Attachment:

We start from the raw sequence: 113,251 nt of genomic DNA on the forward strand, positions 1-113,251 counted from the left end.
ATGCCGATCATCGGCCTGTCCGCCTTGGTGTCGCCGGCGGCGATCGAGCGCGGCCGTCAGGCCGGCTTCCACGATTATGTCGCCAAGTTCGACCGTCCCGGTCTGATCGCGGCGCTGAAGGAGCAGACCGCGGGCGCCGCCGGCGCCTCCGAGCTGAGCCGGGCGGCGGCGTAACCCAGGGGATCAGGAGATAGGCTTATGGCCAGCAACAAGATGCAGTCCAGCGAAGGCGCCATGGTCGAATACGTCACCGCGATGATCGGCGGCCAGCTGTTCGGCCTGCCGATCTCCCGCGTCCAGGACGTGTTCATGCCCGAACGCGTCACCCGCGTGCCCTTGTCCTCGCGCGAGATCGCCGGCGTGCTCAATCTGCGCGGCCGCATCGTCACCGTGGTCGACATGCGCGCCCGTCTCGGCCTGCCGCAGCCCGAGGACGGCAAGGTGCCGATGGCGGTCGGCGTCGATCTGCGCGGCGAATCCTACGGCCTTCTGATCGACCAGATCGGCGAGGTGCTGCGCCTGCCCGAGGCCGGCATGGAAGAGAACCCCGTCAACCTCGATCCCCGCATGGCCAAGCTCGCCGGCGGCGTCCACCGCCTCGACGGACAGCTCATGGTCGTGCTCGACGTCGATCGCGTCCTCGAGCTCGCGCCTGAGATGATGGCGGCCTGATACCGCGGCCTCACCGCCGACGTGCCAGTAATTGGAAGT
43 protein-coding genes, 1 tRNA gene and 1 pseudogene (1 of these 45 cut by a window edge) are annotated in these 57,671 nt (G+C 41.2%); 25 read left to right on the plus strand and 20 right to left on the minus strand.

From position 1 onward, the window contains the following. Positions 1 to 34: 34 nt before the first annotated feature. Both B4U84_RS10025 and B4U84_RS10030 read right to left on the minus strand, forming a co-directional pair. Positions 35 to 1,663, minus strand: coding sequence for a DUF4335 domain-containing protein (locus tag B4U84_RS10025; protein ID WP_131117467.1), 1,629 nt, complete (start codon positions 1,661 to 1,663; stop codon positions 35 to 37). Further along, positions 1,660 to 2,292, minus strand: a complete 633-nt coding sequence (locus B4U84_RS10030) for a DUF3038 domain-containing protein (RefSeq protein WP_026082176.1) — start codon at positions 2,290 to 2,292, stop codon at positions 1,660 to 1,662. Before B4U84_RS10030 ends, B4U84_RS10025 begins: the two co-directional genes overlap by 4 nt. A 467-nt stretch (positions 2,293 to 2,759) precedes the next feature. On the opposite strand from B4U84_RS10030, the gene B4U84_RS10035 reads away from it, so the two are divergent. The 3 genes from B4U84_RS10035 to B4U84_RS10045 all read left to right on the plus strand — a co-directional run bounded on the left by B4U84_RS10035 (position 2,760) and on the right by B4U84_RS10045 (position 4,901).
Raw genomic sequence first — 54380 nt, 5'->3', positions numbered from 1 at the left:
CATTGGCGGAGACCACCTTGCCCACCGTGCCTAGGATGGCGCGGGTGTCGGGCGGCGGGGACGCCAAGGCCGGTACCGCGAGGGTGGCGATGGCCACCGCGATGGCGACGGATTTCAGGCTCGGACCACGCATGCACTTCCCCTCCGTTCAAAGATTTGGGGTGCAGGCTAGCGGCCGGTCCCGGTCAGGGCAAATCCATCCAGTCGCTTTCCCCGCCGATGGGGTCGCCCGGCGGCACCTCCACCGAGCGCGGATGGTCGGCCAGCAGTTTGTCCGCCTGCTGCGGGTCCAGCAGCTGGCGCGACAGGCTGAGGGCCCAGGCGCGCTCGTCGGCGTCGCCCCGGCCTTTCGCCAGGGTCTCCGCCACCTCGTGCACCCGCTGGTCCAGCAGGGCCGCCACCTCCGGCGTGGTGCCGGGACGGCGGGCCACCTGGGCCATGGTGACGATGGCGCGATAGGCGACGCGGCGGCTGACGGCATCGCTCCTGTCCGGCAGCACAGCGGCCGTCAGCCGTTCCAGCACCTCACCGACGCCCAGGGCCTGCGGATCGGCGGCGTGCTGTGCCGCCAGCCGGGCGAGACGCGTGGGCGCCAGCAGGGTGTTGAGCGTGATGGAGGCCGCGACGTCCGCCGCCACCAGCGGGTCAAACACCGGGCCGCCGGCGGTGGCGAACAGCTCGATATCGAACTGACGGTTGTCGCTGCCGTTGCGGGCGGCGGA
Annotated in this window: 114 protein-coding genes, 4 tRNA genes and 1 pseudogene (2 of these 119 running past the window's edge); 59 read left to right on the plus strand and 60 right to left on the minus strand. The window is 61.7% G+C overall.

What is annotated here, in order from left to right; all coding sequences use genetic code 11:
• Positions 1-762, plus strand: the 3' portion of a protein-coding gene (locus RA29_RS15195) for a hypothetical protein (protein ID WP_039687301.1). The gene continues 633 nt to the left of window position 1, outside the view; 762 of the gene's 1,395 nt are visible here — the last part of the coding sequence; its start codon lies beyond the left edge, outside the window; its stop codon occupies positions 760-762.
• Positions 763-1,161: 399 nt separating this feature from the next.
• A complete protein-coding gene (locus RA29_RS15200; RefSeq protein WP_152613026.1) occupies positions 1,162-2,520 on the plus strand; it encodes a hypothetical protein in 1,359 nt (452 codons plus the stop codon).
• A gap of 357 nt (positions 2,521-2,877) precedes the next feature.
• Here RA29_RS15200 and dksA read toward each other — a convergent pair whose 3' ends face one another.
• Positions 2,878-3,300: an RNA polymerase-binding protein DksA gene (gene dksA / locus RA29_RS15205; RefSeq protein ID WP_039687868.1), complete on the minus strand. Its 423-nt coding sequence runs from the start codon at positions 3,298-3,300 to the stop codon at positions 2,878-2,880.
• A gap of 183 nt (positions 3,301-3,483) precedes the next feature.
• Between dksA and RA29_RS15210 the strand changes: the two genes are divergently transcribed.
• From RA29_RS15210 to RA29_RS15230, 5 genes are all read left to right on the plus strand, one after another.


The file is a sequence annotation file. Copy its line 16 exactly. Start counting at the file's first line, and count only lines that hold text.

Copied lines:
• Between dksA and RA29_RS15210 the strand changes: the two genes are divergently transcribed.